Bycatch, the incidental catch of non-target species, takes the lives of more than 650,000 whales, dolphins, and other marine mammals each year. It is one of the greatest threats to marine mammals worldwide, threatening some species with extinction. The Vaquita, found only in the northern part of the Gulf of California, and the Mediterranean sperm whale are just two of many species suffering from the harmful effects of global bycatch as their populations continue to struggle.
The Marine Mammal Protection Act (MMPA) gave many marine mammals some of the world’s strongest protections against commercial fishing. Implementation of the MMPA has helped many species’ population numbers recover. Until recently, however, these protections have been afforded only in U.S. waters. Without global implementation, we cannot ensure a level playing field that protects not only marine mammal populations, but also U.S. fishermen who could be undercut by unregulated or under-regulated international fisheries.
On August 15, 2016, the federal government published a final rule to implement import provisions of the MMPA to combat this issue. The rule bans the importation of commercial fish or fish products, including highly processed products like fish sticks, which have been caught with commercial fishing gear that incidentally kills or seriously injures marine mammals in excess of U.S. standards. This will ensure equivalent protections for marine mammals in both foreign and U.S. waters and highlights the National Oceanic and Atmospheric Administration’s (NOAA) leadership in reducing marine mammal bycatch around the world. International fisheries will be held to the same standards as domestic fisheries, allowing U.S. fisheries to compete in a fair market that rewards compliance with regulations to protect marine mammals and reduce entanglement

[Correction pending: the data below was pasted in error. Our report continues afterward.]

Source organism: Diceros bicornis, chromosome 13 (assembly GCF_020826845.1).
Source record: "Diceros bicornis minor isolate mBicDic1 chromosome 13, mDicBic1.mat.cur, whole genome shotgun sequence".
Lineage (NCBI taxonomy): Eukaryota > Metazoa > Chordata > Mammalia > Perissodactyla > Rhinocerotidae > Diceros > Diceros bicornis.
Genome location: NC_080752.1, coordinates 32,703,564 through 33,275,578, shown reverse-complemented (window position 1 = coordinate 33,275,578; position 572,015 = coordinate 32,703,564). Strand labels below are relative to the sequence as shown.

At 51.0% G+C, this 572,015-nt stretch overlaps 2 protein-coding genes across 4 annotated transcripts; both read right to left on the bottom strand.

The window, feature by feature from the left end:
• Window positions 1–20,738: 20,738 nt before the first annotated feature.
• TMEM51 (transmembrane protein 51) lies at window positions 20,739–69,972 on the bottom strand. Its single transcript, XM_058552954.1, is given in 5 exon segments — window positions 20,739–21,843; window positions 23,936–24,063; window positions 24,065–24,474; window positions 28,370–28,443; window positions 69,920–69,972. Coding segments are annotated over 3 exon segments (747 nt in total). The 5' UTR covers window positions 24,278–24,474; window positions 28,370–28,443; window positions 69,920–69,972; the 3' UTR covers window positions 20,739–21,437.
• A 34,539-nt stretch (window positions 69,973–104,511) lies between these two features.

The rule provides a five year exemption period that allows foreign nations time to assess marine mammal stocks, estimate bycatch, and develop regulatory programs comparable to that of the U.S. These regulatory programs may include gear modifications, time and area closures and specialized training for releasing marine mammals unharmed.
Oceana commends NOAA for its commitment to protecting these species and urges the agency to continue making strides at home. NOAA is considering a rule to implement bycatch caps on five marine mammal and four sea turtle species in the drift gillnet swordfish fishery off the West Coast. This fishery is the only Category 1 fishery—one that causes frequent incidental death and serious injury of marine mammals—on the West Coast. Earlier this year, the Pacific Fishery Management Council proposed caps to minimize bycatch and to conserve non-target species. The federal government should implement the rule immediately, as 90 percent of the fishing effort, and consequent risk of harm to marine mammals and sea turtles, occurs from August 15 through January 31.
NOAA’s action to implement the MMPA’s import provision is a critical step in conserving marine mammal populations, and Oceana applauds the agency for upholding its position as a global conservation leader, especially as it benefits domestic fishers and the seafood market worldwide.